I think a lot of people go to film school, or want to enter the business, because there’s a lot of apparent glamour to it. A lot of people are drawn to that and how exciting appears to be. There’s a promise of money, of fame and success, and it all looks really sexy and glamorous until you’re standing on set at hour 16 in the pouring rain, and you’re ankle deep in mud, and you have a cold, and you haven’t seen your family and your dog doesn’t remember who you are [laughs]. I think that’s when the reality starts to set in for people.

This is hard work and goes beyond just a job. We work freelance, so it’s not just a job, but rather a lifestyle. You’re self-employed and you are marketing yourself. It’s like starting a business but you only have one product, and if that product isn’t working, you’re not making a living. You’re the product.

I think that when people realize that it requires a lot of work and sacrifice, then very early on people learn quickly if it’s for them or not.

Kirill: My impression is that you have to have real passion for the field to stay in it for any significant number of productions.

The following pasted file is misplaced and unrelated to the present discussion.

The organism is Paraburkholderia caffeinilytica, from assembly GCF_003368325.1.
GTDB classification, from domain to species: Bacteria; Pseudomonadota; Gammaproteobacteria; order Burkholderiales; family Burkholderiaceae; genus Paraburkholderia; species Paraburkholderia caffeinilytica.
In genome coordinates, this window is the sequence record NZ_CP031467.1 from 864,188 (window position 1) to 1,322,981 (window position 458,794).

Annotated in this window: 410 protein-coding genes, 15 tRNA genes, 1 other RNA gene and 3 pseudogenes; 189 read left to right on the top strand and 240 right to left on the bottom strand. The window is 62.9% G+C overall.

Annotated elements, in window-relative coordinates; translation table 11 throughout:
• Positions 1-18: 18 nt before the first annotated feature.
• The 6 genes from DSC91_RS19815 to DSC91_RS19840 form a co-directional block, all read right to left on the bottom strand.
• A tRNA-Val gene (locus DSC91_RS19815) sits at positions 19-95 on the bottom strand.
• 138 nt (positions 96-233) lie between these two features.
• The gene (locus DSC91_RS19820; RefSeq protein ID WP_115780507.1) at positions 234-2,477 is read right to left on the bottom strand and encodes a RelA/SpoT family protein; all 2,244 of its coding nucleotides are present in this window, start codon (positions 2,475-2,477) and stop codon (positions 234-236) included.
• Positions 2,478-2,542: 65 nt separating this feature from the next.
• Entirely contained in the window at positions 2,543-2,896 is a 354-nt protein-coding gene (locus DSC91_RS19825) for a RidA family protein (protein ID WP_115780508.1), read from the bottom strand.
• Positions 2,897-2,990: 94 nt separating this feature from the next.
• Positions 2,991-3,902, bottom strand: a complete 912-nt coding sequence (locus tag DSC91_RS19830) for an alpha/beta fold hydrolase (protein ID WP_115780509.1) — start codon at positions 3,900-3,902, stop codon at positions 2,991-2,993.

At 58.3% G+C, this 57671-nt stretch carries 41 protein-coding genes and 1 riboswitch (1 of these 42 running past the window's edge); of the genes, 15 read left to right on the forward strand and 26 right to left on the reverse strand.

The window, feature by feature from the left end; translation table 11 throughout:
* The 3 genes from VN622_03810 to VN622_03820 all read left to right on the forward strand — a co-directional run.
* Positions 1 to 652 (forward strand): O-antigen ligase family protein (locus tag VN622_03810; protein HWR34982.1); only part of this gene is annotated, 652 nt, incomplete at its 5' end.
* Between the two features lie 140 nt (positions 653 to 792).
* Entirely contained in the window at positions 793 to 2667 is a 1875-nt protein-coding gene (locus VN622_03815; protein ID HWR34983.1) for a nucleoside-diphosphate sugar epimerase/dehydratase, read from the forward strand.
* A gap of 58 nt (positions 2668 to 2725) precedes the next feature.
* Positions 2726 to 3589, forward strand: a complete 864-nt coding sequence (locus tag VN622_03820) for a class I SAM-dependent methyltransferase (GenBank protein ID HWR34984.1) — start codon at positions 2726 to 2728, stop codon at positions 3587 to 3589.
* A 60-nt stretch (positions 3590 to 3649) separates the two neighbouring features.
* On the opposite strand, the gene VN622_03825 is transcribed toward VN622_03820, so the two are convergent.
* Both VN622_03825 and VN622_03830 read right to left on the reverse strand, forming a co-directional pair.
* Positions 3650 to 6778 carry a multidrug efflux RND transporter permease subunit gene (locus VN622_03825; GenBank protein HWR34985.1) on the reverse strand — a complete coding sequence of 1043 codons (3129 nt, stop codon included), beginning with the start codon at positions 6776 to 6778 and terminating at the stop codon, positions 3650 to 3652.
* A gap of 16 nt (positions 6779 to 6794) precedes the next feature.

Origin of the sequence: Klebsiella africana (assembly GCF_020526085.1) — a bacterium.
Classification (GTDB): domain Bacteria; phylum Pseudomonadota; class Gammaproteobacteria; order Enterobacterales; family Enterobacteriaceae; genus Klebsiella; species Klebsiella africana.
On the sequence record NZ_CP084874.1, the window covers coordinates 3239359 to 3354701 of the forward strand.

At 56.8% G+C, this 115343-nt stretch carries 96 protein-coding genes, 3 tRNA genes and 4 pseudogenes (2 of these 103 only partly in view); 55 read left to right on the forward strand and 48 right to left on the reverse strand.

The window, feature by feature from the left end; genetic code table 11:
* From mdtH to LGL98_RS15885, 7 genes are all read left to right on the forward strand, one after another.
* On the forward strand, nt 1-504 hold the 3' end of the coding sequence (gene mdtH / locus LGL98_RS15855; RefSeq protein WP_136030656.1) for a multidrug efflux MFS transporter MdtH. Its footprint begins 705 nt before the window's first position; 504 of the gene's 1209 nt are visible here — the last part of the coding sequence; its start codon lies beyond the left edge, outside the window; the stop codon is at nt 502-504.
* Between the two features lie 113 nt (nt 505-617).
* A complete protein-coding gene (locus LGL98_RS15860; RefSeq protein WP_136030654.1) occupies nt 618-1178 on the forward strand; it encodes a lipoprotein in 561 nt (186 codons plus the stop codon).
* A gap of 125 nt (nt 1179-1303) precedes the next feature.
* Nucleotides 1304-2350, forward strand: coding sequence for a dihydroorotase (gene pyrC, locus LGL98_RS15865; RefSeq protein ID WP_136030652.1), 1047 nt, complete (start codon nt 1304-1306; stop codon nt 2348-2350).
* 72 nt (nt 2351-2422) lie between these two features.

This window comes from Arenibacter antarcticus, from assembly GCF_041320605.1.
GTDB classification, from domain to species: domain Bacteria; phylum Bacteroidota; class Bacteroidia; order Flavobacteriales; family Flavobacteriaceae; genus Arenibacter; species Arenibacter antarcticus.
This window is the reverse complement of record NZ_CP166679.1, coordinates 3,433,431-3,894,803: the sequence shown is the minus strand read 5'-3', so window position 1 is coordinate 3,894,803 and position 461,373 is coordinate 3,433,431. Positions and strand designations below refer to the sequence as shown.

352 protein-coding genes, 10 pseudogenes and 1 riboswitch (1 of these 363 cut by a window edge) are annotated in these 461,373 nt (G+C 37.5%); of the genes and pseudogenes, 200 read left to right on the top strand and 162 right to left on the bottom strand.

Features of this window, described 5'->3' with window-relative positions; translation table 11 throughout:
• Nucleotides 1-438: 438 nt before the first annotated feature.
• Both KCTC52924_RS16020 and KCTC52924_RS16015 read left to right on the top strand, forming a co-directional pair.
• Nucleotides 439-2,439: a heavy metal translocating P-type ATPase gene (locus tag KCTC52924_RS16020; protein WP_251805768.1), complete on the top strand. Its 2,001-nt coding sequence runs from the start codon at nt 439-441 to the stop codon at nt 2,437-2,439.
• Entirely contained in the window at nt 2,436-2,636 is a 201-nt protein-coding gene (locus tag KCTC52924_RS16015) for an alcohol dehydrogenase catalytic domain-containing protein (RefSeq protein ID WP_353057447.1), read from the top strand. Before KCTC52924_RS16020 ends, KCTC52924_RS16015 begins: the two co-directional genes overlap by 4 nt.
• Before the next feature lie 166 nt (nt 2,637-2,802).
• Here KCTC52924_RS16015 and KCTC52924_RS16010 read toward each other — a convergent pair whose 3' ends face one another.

Jayson Crothers on set.
Photography by Elizabeth Morris.

Jayson: Absolutely. It’s a lifestyle. Being freelance and self-employed is really nerve-wracking for some people. Very long hours is really hard for people. The sacrifice is not something that a lot of people want to do. And it’s not a judgement; for some people it’s just not for them, and for other people it is.

It’s a very specific path, and I think that if you want to have any kind of success in it, you have to be in it for the long haul. It requires an enormous commitment of time, tenacity, and patience.